So Daniel wasn't crazy, at least not in this case, but as he tells Miranda when she says she should've believed him, "The truth is, I am crazy." One day, he'll have a real break, and now, they know she can't handle it.

And Daniel's the crazy one? Sure, getting Daniel back where he belongs is important, but Paul takes crazy scheming to a whole new level (and takes Max along for the ride) when playing messenger between the Chancellor and Daniel. First, Paul tells the Chancellor that Daniel is going to publish an op-ed (Paul even wrote it!) stating he was forced out due to his mental illness and even "casually" mentions a lawsuit, but that results in the Chancellor wanting an apology from Daniel, a task Paul assigns to Max. Max shouldn't have even bothered trying to bring it up to Daniel, because that is not happening. Plus, Daniel doesn't even want to leave Paris.

That then leads Paul to tell the Chancellor that Daniel wants a raise and more money for research, but things go south when the Chancellor decides they can just countersue for defamation. So what does Paul do? He has Max bring the op-ed to the newspaper for publishing. After that, the Chancellor has no choice but to fix it when donors call threatening to pull their money and the students decide to stage a protest rally, so he wants Paul to fix it. Paul then says Daniel's price has gone up. Sure, in the end Paul and Max get what they want and Daniel's coming back, but Paul went to some pretty extreme lengths to get the job done.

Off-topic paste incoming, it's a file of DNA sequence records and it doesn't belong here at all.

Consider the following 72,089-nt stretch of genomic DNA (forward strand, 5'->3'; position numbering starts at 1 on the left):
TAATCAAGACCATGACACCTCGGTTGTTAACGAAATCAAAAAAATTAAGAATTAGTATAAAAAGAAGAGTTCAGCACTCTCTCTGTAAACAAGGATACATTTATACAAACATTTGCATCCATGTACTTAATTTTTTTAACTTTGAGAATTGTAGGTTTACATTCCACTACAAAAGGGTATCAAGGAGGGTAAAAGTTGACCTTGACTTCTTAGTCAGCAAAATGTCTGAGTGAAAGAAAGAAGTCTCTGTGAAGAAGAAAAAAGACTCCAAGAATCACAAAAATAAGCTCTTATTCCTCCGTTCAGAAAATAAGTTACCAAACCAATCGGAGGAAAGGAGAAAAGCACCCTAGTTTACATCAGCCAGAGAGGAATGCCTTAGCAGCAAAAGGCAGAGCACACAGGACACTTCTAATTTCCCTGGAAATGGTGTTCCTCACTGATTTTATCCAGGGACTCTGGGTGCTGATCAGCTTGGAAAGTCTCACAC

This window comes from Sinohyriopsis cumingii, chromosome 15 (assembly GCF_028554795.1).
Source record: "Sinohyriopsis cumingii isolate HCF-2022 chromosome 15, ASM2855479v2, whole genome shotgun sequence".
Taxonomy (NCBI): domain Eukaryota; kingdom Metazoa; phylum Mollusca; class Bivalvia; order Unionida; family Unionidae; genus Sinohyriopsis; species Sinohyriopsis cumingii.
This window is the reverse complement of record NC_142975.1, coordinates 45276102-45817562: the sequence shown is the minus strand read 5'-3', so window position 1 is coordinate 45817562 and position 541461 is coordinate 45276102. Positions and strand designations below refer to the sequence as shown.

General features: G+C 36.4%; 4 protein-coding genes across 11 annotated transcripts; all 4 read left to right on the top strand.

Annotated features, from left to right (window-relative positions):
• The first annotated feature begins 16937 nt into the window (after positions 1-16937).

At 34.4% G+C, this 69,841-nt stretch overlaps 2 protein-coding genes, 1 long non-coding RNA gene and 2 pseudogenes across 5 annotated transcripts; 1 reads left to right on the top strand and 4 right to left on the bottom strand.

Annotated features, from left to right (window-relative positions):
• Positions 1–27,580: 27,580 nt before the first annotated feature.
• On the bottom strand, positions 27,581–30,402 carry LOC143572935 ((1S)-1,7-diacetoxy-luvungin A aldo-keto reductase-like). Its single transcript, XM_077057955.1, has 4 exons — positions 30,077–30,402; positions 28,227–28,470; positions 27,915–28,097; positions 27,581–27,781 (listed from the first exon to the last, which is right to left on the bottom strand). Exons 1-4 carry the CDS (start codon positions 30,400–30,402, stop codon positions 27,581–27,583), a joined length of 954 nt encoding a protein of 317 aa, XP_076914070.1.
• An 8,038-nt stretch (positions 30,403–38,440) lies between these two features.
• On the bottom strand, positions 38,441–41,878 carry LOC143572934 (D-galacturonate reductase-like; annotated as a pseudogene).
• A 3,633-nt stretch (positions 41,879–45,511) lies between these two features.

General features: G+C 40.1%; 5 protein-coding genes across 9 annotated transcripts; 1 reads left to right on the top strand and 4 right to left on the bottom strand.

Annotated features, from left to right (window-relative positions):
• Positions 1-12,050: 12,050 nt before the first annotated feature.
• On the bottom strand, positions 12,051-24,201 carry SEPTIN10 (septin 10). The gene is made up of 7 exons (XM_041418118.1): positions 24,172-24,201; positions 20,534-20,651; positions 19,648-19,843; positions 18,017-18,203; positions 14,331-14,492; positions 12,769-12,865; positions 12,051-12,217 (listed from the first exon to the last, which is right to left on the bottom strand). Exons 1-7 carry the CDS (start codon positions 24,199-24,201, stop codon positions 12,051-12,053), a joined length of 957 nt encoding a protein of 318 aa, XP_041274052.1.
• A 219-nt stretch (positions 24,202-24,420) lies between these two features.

The perfect setting for romance Things are going great for Kate and Donnie when the premiere begins, and he definitely gets points (though really, he doesn't need them) for not complaining about her going to Paris for Daniel and instead telling her he's going with her. Once it's all over, however, he does take advantage of the city to propose again: "There's nothing worse than losing the girl you know in your heart you're meant to be with. …I lost you once. I want to make sure that never happens again." It's a speech worthy of Paris.

"Perception" season 3 airs Tuesdays at 10 p.m. on TNT. What did you think of the premiere "Paris"?

Advertisement